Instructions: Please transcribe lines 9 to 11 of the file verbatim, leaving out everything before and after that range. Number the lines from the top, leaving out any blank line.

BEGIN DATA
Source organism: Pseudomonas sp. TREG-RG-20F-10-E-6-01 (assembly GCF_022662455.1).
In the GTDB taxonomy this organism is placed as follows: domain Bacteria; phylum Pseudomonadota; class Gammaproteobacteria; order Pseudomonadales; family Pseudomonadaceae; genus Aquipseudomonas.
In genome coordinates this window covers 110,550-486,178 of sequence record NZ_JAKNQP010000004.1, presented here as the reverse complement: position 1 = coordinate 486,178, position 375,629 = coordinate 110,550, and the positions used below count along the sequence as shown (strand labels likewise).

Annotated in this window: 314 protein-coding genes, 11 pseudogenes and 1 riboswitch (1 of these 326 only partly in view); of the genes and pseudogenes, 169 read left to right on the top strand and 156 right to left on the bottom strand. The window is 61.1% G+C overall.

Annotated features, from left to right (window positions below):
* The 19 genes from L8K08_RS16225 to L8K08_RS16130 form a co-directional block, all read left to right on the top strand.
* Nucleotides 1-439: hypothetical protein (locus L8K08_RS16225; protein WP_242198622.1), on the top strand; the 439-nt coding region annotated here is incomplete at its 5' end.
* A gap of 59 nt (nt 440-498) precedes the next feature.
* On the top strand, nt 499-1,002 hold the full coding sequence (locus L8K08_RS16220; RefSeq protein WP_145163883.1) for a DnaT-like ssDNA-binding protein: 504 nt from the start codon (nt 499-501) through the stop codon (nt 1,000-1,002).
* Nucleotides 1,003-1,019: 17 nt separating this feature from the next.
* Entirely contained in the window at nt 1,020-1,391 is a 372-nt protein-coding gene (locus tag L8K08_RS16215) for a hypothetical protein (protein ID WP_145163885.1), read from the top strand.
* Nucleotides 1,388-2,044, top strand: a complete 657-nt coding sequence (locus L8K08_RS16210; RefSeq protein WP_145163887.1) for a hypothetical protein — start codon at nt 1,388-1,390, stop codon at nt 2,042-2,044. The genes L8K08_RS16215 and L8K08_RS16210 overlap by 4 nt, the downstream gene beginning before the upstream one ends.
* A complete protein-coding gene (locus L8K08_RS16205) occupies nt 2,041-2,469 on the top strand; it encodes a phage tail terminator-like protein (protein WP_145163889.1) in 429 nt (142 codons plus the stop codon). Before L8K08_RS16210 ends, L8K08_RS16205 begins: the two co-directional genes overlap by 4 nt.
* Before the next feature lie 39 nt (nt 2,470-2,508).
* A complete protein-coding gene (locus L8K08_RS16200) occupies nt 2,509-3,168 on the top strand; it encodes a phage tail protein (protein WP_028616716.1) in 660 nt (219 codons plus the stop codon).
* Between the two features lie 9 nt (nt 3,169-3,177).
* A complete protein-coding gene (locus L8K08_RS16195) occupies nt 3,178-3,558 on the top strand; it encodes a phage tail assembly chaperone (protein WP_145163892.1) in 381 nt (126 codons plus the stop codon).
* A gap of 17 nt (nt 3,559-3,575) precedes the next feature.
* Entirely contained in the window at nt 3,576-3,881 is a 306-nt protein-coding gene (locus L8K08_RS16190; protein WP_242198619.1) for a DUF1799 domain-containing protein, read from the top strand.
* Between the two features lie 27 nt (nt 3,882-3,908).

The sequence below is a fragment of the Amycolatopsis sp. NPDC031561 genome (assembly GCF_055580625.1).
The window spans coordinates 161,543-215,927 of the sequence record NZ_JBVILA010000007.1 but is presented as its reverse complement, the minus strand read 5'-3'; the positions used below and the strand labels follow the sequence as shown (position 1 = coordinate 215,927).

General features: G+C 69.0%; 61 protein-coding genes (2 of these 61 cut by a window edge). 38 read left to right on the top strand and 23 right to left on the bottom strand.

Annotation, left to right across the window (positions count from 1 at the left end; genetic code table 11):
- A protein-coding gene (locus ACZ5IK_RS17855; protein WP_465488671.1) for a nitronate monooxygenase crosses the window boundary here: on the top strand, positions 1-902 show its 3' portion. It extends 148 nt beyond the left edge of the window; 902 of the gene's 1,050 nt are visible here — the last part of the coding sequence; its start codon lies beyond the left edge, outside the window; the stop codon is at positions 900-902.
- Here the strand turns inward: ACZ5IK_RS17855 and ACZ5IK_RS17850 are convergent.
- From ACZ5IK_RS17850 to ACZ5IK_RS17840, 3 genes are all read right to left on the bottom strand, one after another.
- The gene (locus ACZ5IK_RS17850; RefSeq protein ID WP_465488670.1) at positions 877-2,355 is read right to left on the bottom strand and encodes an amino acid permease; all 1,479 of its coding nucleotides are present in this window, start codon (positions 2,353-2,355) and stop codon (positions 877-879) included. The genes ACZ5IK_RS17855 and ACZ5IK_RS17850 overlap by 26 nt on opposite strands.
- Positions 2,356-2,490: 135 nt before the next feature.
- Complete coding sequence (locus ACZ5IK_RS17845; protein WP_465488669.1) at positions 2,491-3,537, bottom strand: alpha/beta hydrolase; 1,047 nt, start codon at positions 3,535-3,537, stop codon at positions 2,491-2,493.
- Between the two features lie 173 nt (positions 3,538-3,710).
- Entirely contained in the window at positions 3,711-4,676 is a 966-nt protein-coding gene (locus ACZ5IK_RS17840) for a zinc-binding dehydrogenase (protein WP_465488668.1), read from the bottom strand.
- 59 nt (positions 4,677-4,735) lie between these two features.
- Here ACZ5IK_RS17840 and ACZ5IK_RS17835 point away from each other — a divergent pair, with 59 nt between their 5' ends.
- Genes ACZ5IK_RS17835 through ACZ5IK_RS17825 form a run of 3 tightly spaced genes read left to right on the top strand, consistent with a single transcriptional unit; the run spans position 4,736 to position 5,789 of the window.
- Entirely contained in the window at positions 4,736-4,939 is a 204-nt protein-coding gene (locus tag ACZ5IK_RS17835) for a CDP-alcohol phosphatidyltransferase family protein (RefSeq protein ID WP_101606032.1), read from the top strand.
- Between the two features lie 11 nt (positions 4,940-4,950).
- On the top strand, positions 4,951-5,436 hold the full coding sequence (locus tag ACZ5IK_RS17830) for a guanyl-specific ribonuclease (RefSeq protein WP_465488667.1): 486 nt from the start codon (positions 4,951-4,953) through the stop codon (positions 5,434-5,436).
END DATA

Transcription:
* On the top strand, nt 499-1,002 hold the full coding sequence (locus L8K08_RS16220; RefSeq protein WP_145163883.1) for a DnaT-like ssDNA-binding protein: 504 nt from the start codon (nt 499-501) through the stop codon (nt 1,000-1,002).
* Nucleotides 1,003-1,019: 17 nt separating this feature from the next.
* Entirely contained in the window at nt 1,020-1,391 is a 372-nt protein-coding gene (locus tag L8K08_RS16215) for a hypothetical protein (protein ID WP_145163885.1), read from the top strand.